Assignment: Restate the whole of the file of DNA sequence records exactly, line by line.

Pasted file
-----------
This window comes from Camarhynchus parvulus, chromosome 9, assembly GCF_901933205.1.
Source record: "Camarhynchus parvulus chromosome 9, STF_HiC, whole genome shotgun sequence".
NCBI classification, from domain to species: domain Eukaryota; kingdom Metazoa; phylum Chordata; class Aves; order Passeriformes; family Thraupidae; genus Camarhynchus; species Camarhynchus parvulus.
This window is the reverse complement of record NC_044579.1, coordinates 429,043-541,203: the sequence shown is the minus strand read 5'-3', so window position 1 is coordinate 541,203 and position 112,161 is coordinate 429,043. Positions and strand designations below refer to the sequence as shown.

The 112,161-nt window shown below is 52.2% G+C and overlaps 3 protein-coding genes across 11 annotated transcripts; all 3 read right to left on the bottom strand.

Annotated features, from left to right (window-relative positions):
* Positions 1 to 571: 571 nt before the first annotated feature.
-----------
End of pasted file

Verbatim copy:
This window comes from Camarhynchus parvulus, chromosome 9, assembly GCF_901933205.1.
Source record: "Camarhynchus parvulus chromosome 9, STF_HiC, whole genome shotgun sequence".
NCBI classification, from domain to species: domain Eukaryota; kingdom Metazoa; phylum Chordata; class Aves; order Passeriformes; family Thraupidae; genus Camarhynchus; species Camarhynchus parvulus.
This window is the reverse complement of record NC_044579.1, coordinates 429,043-541,203: the sequence shown is the minus strand read 5'-3', so window position 1 is coordinate 541,203 and position 112,161 is coordinate 429,043. Positions and strand designations below refer to the sequence as shown.

The 112,161-nt window shown below is 52.2% G+C and overlaps 3 protein-coding genes across 11 annotated transcripts; all 3 read right to left on the bottom strand.

Annotated features, from left to right (window-relative positions):
* Positions 1 to 571: 571 nt before the first annotated feature.